Several important factors exist. In no particular order of precedence:

The Soviet Union still exists, and they had to kill an awful lot of people in Eastern Europe to reverse the Velvet Revolution.

The Soviet Union invaded China, plain and simple. Lots of death, lots of destruction

The West Germans are responsible for the spread of the war to Europe. It's hard to believe that the US wasn't in on it at some level--especially when US forces join the fight in East Germany.

The DPRK invades the ROK. Whatever is happening in Germany, a country not directly involved in the fighting to that point invades another country not directly involved in the fighting to that point. Both nations are clients of the warring superpowers, but they are still each a sovereign nation.

The US is the de facto (nice one!) leader of the Allied effort to assist the ROK.


So, does New Zealand lean more towards justifiable reluctance to get involved in an expanded war started by the FRG with the collusion of the USA, or does New Zealand lean more towards supporting the ROK in spite of being on the outs with the US over nuke boats and the war in Europe? I don't have any way of taking the pulse of New Zealanders in real life or conjecturing how they might feel in a v1 chronology. I'd like to think that they'd choose to support the ROK, even if this meant coming under the hand of US command structure in Korea. It's hard to say, though.
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Old 05-25-2012, 09:51 PM
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Yes, but assuming that the USSR and WTO either withdraw from or are booted out of the UN, its pretty much a rump organization.
The USSR was boycotting the UN from January 1950 (months before Korea flared) over the refusal of each of it's component states to be granted a separate seat. Therefore, the lack of the USSR in the UN during T2K is a bit of a moot point due to the above precedent.
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Might the UN sanction W. Germany and the U.S. for their invasion of E. Germany and Poland?
The issue may well have been raised, but both the US and Britain possess the power of Veto. There's no way such a resolution could have been passed.
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The UN could say it's running the show in Korea, but how much financial, organizational, and military resources and control would it have at its disposal?
Same as always really.
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...wasn't there some other SOUTHPAC-typle alliance in place between Western-aligned Asia-Pacific nations?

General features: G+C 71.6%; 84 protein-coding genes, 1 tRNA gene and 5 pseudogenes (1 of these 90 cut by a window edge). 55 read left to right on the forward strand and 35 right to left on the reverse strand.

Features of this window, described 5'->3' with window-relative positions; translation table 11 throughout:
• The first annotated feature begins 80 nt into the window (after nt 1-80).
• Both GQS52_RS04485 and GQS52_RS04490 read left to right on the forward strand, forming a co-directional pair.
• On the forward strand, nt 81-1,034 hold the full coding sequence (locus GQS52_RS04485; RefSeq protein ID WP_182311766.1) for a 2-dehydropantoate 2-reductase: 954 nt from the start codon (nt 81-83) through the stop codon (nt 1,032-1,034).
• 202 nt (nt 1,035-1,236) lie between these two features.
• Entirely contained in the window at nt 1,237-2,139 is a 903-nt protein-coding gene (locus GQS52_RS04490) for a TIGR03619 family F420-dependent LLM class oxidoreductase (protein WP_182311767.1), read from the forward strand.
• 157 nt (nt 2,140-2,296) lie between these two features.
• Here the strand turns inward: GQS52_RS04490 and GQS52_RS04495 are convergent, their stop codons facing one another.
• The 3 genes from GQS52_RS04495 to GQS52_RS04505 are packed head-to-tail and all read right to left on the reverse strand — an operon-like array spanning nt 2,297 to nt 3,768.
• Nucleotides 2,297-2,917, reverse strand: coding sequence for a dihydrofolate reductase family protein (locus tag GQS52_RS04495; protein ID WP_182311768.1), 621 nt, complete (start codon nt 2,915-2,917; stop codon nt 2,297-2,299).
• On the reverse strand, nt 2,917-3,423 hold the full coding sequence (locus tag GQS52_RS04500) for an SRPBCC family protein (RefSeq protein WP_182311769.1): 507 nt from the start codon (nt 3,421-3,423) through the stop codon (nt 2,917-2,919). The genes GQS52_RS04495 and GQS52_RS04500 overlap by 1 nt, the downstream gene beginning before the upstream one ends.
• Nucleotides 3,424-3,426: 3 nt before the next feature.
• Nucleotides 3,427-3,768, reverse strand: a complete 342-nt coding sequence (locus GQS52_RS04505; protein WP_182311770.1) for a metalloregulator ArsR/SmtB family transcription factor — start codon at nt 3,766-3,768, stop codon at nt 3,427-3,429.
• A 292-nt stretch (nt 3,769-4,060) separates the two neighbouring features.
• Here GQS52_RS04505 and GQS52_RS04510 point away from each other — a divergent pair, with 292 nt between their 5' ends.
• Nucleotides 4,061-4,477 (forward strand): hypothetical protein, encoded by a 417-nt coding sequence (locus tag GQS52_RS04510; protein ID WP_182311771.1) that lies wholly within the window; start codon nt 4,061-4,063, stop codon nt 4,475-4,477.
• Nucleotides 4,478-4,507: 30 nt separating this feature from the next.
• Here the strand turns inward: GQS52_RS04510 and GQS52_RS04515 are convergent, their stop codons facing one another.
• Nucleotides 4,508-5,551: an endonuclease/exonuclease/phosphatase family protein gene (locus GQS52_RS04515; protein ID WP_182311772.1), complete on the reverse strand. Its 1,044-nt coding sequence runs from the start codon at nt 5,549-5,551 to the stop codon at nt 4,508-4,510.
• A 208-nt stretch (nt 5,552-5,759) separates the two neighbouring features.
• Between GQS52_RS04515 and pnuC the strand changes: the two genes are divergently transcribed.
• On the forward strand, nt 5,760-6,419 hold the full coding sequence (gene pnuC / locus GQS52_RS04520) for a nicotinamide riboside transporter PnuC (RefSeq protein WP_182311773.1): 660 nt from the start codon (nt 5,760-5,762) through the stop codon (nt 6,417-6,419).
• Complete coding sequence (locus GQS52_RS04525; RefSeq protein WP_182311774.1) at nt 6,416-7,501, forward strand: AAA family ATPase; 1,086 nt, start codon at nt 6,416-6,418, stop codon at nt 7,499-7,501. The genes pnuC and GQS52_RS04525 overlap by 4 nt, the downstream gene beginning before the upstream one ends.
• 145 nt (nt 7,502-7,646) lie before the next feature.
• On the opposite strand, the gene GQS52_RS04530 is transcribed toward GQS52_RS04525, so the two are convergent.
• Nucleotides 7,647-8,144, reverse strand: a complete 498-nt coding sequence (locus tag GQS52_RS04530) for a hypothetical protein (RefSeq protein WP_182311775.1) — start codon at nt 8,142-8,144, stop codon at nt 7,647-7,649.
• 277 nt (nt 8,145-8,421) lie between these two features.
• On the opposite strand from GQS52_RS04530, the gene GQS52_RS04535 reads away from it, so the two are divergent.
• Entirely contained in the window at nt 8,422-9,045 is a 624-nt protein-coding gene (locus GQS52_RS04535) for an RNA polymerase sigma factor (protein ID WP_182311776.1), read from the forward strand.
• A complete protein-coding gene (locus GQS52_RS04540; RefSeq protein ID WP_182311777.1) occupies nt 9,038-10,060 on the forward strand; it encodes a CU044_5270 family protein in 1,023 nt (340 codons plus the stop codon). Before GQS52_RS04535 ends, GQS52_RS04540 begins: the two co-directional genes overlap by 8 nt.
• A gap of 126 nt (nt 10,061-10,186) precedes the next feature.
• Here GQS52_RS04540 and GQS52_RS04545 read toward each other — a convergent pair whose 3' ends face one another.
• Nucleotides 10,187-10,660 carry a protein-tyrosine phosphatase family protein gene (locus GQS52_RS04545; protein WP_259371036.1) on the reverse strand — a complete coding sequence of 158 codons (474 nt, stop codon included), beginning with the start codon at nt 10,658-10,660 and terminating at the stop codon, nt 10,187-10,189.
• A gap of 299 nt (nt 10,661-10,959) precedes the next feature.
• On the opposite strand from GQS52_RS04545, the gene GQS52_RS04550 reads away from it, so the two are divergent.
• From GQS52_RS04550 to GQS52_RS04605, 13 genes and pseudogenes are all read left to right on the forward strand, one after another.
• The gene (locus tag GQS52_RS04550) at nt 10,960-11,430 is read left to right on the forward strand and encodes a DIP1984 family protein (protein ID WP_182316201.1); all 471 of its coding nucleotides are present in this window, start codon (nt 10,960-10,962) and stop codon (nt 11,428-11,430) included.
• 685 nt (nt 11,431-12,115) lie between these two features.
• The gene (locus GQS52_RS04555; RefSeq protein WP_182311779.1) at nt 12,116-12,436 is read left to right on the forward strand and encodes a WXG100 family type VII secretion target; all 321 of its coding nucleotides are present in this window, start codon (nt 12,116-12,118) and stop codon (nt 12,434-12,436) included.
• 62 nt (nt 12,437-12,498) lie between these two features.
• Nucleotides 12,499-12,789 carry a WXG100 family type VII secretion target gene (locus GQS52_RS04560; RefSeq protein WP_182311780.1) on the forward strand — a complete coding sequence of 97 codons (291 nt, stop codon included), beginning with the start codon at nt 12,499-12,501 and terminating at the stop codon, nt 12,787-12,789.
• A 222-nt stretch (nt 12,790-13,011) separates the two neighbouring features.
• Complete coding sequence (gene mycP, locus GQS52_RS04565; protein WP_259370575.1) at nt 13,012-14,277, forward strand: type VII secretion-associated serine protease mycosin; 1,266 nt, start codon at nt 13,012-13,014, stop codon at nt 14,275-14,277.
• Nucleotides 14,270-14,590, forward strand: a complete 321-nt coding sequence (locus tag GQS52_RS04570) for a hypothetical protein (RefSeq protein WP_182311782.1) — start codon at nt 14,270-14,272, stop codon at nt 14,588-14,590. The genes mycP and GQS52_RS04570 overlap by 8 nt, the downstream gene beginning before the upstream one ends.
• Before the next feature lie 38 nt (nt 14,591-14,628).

Not as far as I'm aware. There's a handful of economic organisations, but next to nothing as far as military alliances able to take charge in Korea. A South Pacific organisation wouldn't have much cause to intervene in the northern hemisphere anyway.
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...legally the UN says it is running the show, but in practice it's the US calling the shots (literally as well as metaphorically).
That's no different to 1950. The initial Resolution was a massive political win for the US, General MacArthur was placed in command (until he was sacked by Truman) and the bulk of troops involved were from the US.
However a total of 14 nations contributed forces with some countries (such as Australia) contributing a much greater percentage of their military strength than the US.

As mentioned, the Korean War of the 50's hasn't actually ended. The initial UN Resolutions still hold.

Can anyone who served in Korea shed some light on the reasons why they were stationed there? Paul? I'm guessing it had something to do with UN responsibilities.
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It's interesting to conjecture what kind of contribution New Zealand might have made to Korea once the fighting kicked off.
My guess is they would be looking at the UN and acting under it's authority. As you mentioned, the lack of a military alliance between them and the US, or with South Korea will effectively preclude their involvement otherwise.
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Old 05-25-2012, 10:21 PM
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... out of curiosity anyone know if there's any references to Thai troops serving in Korea in the V2 Bangkok Sourcebook? A Phillipines contingent maybe? Singapore?
The Bangkok sourcebook deals almost exclusively with the internal goings on of Thailand as it was designed as an adventure campaign book. It doesn't make mention of anything much outside the country.
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Old 05-25-2012, 10:24 PM
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My guess is they would be looking at the UN and acting under it's authority. As you mentioned, the lack of a military alliance between them and the US, or with South Korea will effectively preclude their involvement otherwise.
What's the point of a poll when you clearly had your mind made up from the get-go? I suppose the question you asked via the poll was purely rehetorical. Classic.